This is not directly Linux related but an insight into the direction of id Software.
id Software screwed up launching Rage last year, and Co-founder John Carmack knows it. He spent the opening moments of his annual QuakeCon keynote last week apologizing and explaining what happened, pointing to the unwise decision to optimize it for pre-release AMD graphics drivers that were not publicly available on launch day. Most of those problems were addressed within 24 hours, but the damage to Rage’s reputation — and id’s — was done. Now, a year later, I sat down with id’s CEO Todd Hollenshead and Rage’s Creative Director Tim Willits to find out where it plans to take Rage next, Doom 3 BFG Edition, mod tools, and always-on DRM.
Rage in a Cage
Walking around the floor of QuakeCon, I was hard pressed to find evidence that id had launched Rage just a year prior. I’d assumed going in that we’d see details on the rumored Rage: The Scorchers DLC, which might finally populate the Downloadable Content menu option that’s led to a blank screen since launch, but there were none to be found. What’s the deal?
“There’re a couple of things up in the air, to be honest,” explains Willits. “I can say that we’re working on something. The problem is, if I say we’re going left, we’ll end up going right. If I say we’re going right, we end up going left. I’m not trying to be too dodgy, but that’s the situation. We really tried to get everything finished before QuakeCon, because we knew that everybody was going to ask us this. So, I’m sorry.”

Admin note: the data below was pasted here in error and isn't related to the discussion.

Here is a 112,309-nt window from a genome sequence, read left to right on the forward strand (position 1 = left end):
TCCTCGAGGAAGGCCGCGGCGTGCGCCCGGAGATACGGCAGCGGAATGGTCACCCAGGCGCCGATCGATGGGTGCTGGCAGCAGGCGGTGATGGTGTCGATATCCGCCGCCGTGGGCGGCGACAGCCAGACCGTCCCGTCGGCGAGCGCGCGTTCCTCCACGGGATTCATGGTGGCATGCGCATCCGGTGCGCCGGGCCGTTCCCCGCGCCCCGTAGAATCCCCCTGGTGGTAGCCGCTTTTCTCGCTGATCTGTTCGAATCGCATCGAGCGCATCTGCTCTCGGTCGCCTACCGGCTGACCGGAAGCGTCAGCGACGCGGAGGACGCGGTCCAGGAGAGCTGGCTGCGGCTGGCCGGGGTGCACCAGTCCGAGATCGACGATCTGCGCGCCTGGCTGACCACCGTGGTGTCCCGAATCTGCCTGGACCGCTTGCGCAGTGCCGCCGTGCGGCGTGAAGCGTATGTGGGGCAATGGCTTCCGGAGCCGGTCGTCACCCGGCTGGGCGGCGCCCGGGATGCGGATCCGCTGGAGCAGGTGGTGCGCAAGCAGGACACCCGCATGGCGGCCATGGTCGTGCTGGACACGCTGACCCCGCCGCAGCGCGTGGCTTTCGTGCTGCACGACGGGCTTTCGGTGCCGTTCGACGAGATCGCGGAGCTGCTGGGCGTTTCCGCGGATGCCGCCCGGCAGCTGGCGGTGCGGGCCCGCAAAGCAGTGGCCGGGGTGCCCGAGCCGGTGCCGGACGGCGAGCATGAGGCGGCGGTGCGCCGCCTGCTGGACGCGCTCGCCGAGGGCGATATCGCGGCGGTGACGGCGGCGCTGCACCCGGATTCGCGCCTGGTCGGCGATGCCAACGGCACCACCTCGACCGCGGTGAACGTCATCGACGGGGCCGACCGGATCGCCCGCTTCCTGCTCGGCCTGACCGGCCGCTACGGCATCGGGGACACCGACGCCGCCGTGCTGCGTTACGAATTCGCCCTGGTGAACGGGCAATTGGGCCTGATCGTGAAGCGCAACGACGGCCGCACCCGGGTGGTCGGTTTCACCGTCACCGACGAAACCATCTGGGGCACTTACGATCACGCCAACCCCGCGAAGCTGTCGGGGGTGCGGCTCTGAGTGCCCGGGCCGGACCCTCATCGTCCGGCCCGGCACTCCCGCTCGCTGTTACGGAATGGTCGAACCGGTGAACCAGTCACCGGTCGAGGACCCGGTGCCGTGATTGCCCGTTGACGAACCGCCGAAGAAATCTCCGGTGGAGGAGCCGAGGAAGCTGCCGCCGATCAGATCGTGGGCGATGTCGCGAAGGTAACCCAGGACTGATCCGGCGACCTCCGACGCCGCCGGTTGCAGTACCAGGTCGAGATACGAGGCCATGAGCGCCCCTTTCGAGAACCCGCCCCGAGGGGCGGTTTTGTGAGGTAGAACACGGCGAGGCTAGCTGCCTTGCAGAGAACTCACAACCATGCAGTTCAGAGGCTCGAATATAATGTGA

Since Willits declined to comment on current and near-future plans, I posed a more open-ended question to him: Where does he see the Rage franchise 10 years from now, or to speculate even further, what would he personally like to do with it if he had unlimited resources?
“Not a massively multiplayer game, but to have the ability to have a wasteland that just exists,” says Willits. “You have all the instances, those you play by yourself locally — the ghost hideout, the bandit clan, the Scorchers and stuff — but the wasteland is open to the public. So when you come out of a mission you’re out there driving and other people move through it. And then you have Wellspring or Gun Barrel and some other towns. So that part is community. But the first-person combat, you still do that by yourself. That would be awesome.”
Riding With the Devil
That sounds like a game that would require a persistent internet connection to work, which reminded me that last year, in the weeks leading up to the release of Rage, Willits found himself in the proverbial hot seat when he told Eurogamer that always-on DRM “would be better for everybody.” I had to ask what he was thinking there. “I got all kinds of shit for that!,” laughs Willits. “People thought Rage was going to be all DRM’d. I said a game like Diablo 3 is going to be so popular, it can pull something like that off.”
I quickly pointed out to Willits that even Diablo 3 itself had trouble pulling off always-on DRM. Was seeing that disaster happen to Blizzard of all companies enough to change his opinions on the subject? “I will stand by my comments,” says Willits, but stated that id has no always-on DRM plans.
Hollenshead weighed in to point out that while piracy itself is a perpetual industry problem, “always-on and DRM and all those sorts of things are pretty hardcore solutions.”